Days to germination: Plums are planted as seedlings
Days to harvest: 3 to 5 years after planting
Light requirements: Full sun
Water requirements: Watering during dry spells
Soil: Fertile and well-drained
Container: Possible in warmer areas only
For a tree, plums grow fairly small and work particularly well in the small backyard. They have a wide range of temperature tolerances, and you can choose varieties for zones 2 and 3 down to zone 7. Plums are hardy and durable trees that make a great place to start for a home orchard, especially in cooler areas.
The fruit is often eaten raw, though some varieties are better used in baking or other cooked uses. They’re one of the few fruits that are commonly dried commercially, at which point they are known prunes. They have vitamins C and A, and dietary fiber as well.
Starting Your Tree
When you are selecting a plum variety, be aware that most ornamental plums will not produce any fruit. They are grown for the looks only.
While you can get pure plum seedlings, most trees available are grafts. That means the top part of the tree has been “grafted” or attached to the roots of a different tree. This will have no bearing on your fruit production or quality.
To get the best fruit crop, you should plant at least 2 plum trees to get good pollination. Some varieties are self-fertile so you can get away with a single tree if you get the right type. Even self-fertile trees will give more fruit with a pollinator nearby though. Keep them within 50 feet of each other, but no closer than 10 feet.
You’ll want to plant your plum tree in the fall. Dig the hole large enough to comfortably hold the root ball, and add some compost or aged manure in while you are digging up the soil. After planting layer on a heavy application of mulch. Plums have shallow roots and don’t compete well with weeds. Make sure there is no other plants growing around the base of your tree.
Once established, your plum trees won’t need too much care other than a bit of pruning and a feeding of compost each spring. You should only need to water your plum trees when there has been a prolong spate of dry weather. Add more mulch each year if necessary.
Because of the shallow roots, plums do tend to put up shoots or “suckers” around the base of the tree. Cut them or break them off as they just take away from the productivity of the main tree.
Plums can sometime produce more fruit than they can actually handle, and that can lead to broken branches or just smaller fruit. If your plum trees are too overloaded, you will have to pick off some of the extra in order to let the rest develop well without harming the tree. Once the fruit is more than half-sized (roughly mid-summer), pick enough so that none of the remaining fruit is close enough to touch once another.
For pruning, you want to remove any dead or downwardly growing branches. Any suckers that sprout on the branches can be cut off as well. They will be very green and grow straight up, you can’t miss them. Each year, cut back the tallest central branch to encourage the tree to grow sideways instead of up. It makes for easier harvest and more fruit budding potential. Unlike most other fruit trees, it’s better to do your pruning in June rather than wait until the tree is dormant.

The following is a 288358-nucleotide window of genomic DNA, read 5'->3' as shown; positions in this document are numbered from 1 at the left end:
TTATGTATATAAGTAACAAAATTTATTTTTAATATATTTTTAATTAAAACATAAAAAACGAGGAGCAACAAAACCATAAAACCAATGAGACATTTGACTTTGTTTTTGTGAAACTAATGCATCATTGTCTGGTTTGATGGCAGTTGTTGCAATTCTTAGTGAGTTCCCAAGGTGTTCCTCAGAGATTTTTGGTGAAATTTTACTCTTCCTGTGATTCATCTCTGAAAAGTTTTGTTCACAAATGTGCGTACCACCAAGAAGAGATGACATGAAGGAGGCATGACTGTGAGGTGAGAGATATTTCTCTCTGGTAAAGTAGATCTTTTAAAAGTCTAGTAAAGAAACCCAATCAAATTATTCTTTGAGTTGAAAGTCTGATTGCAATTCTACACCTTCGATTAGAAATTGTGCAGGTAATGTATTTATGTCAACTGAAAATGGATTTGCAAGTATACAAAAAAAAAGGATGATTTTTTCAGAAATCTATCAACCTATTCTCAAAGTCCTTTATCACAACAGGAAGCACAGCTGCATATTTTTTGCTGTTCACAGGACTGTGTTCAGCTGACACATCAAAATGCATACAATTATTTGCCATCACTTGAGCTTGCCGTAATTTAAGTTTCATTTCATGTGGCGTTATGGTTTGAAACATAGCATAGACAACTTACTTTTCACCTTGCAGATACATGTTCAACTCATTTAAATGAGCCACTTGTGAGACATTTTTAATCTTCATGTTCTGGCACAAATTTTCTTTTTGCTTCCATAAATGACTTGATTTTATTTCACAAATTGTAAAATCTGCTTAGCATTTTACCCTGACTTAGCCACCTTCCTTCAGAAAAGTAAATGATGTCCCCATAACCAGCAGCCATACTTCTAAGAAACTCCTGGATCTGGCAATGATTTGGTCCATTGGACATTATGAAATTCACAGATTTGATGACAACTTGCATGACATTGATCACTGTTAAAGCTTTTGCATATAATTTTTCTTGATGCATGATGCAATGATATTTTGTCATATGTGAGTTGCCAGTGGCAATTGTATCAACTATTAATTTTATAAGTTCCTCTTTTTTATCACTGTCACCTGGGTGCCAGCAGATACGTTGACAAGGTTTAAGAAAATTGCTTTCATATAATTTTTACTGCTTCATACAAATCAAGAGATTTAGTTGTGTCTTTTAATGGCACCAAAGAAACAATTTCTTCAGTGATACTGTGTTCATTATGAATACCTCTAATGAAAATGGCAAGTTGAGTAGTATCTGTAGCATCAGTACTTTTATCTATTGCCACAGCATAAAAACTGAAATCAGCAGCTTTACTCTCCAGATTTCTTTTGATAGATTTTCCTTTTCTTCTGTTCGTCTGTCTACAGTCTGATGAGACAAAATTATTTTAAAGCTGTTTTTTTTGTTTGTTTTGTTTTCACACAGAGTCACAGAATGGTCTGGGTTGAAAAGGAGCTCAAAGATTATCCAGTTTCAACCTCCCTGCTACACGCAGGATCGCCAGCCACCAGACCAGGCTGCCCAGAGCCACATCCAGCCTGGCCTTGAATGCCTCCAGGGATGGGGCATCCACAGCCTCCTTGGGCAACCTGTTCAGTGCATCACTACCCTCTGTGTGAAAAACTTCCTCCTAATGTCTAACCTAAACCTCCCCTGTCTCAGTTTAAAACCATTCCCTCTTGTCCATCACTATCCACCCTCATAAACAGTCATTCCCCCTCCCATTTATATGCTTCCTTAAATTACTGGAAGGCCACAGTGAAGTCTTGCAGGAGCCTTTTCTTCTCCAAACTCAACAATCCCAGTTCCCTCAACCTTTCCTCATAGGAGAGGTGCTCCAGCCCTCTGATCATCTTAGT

There are a few dwarf varieties of plum (such as St Julien A or Pixy) but they are not as cold-tolerant as other plum types. So if you want to grow plums in a container, you will have to be in an area no colder than zone 5. Plant in a 10 gallon or larger container, and keep it well pruned through the growing season. Water your plum tree often during the summer, and feed at least once per year with compost or standard fertilizer.
Pests and Diseases
Overall, plums are quite hardy and will likely give you no problems. But still keep an eye on your trees to catch the pests when they first appear.
If you see small holes dug into your new plums, it may be the larvae of the plum sawfly. They lay their eggs in the blossoms, and the worms eat the fruit as they grow. To control the problem, you will have to spray your trees before you actually see any damage. Spray the tree with an insecticide spray just as the blossoms are starting to fall from the tree. This will kill any eggs that have been laid before they can hatch.
Aphids can also be a problem with plums, though they are generally harmless in small numbers. Too many of them will cause the leaves to brown and fall off. Insecticides can help, and you can also release purchased ladybugs into your yard to help control the aphids (the ladybugs are predators of aphids).
In terms of disease, you need to watch for large black growths on the smaller branches. This is black knot fungus, and should be cut off immediately. Cut the branches about 5 inches farther down than the knots, to get all of the fungus under the bark. Dispose of the knotty pieces, don’t just toss them on the compost pile or the spores will just continue to reinfect your tree. Treat the tree with a fungicide, and repeat treatment in the spring each year as a preventative.
Harvest and Storage
Plums will usually start to produce fruit when they are 3 to 5 years old. Not all varieties of plums turn quite the same color at ripeness, so that’s not always a good way to judge. Your fruit should be slightly soft to the touch when ready to be picked.
You will get your harvest towards the end of the summer, usually over a period of several weeks.
It’s best to store fresh plums in the fridge where they will keep for 4 or 5 days. You can store them a bit longer if you pick them just before they are fully ripe, and store them in a cool dark place. They should keep for up to 2 weeks this way.